We investigate what continuity means for functions of several variables.

- An
**open ball**in centered at with radius is the set of all vectors such that . In an open ball is often called an**open disk**. - A point (denoted by a vector) in is an
**interior point**of if there is an open ball centered at that contains only points in . We can write this in symbols as - Let be a set of points in . A point (denoted by a vector) in is a
**boundary point**of if all open balls centered at contain both points in and points not in . - A set is
**open**if every point in is an interior point. - A set is
**closed**if it contains all of its boundary points. - A set is
**bounded**if there is an open ball centered at the origin of radius such that A set that is not bounded is**unbounded**.

**boundary**of by .

*bounded*by the ellipse . Since the region includes the boundary (indicated by the use of “”), the set containsdoes not contain all of its boundary points and hence is closed. The region is boundedunbounded as a disk of radius , centered at the origin, contains .

*not*on the line . For your viewing pleasure, we have included a graph:

### Limits

On to the definition of a limit!

the **limit** of as approaches is ,

written if the value of can be made as close as one wishes to for all sufficiently close, but not equal to, .

Limits exist when functions locally look like a smooth sheet. On the other hand, limits don’t exist when the function make a large jump, as in the case with ,

or when the surface is somehow pinched. Here we see the function:

If one approaches the origin along any line, you see the limit of the (composite) function is zero, by following the path on the surface. However, if one approaches the origin along a parabola, then we see the limit does not exist, as approaching along the parabola gives a limit of , and approaching along the parabola gives a limit of . Thus this is a case where the limit does not exist.

### Continuity

Now we will use the idea of a limit to define continuity.

**continuous**at , if

- exists.
- exists.

is **continuous on an open ball** if is continuous at all points in .

To really use this definition, we need *limit laws* which in some sense are really
*continuity laws*.

where

- Constant Law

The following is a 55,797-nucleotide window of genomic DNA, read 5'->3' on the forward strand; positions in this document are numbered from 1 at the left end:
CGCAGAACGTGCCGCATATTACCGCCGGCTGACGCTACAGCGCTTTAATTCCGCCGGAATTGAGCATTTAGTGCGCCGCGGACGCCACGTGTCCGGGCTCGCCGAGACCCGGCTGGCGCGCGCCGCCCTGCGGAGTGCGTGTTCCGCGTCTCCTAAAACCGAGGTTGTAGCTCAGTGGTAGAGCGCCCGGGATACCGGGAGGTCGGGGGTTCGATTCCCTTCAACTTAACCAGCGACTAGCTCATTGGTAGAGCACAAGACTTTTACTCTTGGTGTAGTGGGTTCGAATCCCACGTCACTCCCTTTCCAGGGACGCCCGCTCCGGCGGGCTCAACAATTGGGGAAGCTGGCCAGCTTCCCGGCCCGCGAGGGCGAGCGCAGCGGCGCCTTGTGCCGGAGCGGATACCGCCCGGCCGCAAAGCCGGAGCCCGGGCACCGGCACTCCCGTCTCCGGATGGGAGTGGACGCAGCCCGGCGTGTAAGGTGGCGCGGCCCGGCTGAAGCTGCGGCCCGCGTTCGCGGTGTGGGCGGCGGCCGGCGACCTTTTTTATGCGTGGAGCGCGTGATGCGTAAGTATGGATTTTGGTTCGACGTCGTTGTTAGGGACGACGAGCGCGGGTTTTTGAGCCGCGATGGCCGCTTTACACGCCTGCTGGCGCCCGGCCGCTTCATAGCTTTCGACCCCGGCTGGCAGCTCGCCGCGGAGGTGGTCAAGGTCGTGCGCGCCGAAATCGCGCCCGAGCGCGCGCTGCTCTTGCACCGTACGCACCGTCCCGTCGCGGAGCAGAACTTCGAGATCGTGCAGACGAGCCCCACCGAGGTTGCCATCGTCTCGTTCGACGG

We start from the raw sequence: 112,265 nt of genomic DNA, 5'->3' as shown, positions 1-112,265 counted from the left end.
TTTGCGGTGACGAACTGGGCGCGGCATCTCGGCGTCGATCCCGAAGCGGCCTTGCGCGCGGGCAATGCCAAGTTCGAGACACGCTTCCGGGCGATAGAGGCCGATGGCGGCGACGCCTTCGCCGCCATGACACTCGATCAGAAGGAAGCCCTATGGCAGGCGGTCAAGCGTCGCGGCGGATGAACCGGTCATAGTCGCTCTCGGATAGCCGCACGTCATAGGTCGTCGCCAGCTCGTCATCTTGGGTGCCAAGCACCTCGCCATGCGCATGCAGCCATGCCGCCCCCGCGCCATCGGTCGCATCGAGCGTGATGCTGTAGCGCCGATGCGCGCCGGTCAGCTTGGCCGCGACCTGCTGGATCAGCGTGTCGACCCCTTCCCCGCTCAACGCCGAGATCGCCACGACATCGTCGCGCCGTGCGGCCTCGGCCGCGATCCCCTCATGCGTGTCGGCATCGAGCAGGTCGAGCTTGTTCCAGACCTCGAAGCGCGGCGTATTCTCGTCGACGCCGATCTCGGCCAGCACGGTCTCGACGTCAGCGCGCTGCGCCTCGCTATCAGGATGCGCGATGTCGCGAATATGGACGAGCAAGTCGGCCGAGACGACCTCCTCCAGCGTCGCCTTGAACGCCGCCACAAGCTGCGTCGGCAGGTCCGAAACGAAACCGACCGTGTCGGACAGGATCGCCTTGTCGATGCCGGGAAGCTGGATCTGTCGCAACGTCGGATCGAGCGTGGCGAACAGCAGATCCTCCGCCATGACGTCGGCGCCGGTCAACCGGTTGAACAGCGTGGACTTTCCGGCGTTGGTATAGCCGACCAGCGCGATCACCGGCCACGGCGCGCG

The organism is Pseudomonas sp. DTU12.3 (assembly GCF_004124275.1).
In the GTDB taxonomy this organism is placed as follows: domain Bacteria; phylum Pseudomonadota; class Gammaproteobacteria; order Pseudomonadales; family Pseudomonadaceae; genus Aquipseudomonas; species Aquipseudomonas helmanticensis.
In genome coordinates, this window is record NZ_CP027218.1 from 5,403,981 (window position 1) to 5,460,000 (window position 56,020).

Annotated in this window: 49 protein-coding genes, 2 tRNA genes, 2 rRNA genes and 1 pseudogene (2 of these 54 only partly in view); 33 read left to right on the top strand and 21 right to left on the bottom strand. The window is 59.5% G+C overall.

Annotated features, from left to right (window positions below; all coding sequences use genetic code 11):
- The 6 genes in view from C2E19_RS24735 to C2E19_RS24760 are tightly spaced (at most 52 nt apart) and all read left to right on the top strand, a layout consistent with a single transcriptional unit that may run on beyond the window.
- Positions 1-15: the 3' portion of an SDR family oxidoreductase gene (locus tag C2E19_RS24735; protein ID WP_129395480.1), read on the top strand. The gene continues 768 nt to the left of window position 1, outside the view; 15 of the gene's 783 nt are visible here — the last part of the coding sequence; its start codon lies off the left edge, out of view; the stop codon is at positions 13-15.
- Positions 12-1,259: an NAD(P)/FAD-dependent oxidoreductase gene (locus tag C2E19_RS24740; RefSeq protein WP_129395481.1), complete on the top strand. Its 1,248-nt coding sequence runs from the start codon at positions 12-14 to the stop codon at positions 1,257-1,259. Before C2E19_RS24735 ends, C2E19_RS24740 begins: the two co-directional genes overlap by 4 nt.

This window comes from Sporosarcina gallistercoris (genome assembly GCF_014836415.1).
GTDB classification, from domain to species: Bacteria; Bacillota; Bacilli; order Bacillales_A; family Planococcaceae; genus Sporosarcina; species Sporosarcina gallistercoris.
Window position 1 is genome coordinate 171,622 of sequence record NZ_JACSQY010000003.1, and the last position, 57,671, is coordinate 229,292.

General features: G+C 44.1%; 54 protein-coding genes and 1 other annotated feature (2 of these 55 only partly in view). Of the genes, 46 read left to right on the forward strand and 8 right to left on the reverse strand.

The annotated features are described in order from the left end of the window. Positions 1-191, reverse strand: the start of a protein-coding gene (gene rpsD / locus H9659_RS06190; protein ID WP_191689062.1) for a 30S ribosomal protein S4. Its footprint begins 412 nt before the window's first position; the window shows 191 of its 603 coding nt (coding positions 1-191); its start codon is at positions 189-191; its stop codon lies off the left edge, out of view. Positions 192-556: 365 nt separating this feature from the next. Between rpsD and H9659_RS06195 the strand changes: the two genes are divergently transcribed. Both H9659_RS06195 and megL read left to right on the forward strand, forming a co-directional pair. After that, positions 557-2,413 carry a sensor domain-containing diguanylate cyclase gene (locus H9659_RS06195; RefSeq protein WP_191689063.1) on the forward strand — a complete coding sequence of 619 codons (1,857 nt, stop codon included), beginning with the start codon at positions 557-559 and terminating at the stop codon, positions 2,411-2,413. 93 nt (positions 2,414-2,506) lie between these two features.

- .
- Identity Law
- .
- Sum/Difference Law
- .
- Scalar Multiple Law
- .
- Product Law
- .
- Quotient Law
- , if .

Consider two related limits:

The first limit does not contain , and since is continuous,

The second limit does not contain . But we know

Finally, we know that we can combine these two limits so that

We have found that , so is continuous at .

A similar analysis shows that is continuous at all points in . As long as , we can evaluate the limit directly; when , a similar analysis shows that the limit is . Thus we can say that is continuous everywhere. We finish by presenting you with a plot of :

#### When limits don’t exist

When dealing with functions of a single variable we often considered one-sided limits
and stated if and only if That is, the limit is if and only if approaches when
approaches from **either** direction.

In when there are **infinite paths** from which might approach . Now we have a fact,
if and only if along every path.

**If it is possible to arrive at different limiting values by
approaching along different paths, the limit does not exist.**

This is analogous to the left and right hand limits of single variable functions not being equal, implying that the limit does not exist. Our theorems tell us that we can evaluate most limits quite simply, without worrying about paths. When indeterminate forms arise, the limit may or may not exist. If it does exist, it can be difficult to prove this as we need to show the same limiting value is obtained regardless of the path chosen. The case where the limit does not exist is often easier to deal with, for we can often pick two paths along which the limit is different.

While the limit exists for each choice of , we get a *different* limit for each choice of .
Suppose , then: Now suppose that , then: Since we find differing limiting
values when computing the limit along different paths, we must conclude
that the limit does not exist. We finish by presenting you with a plot of :

By applying L’Hôpital’s Rule, we can show this limit is *except* when , that is, along
the line . This line is not in the domain of , so we have found the following fact:
along every line in the domain of , Now consider the limit along the path :

Now apply L’Hôpital’s Rule twice to find a limit is of the form . Hence the limit does not exist. Step back and consider what we have just discovered.

- Along any line in the domain of the , the limit is .
- However, along the path , which lies in the domain of the for all , the limit does not exist.

Since the limit is not the same along every path to , we say does not exist. We finish by presenting you with a plot of :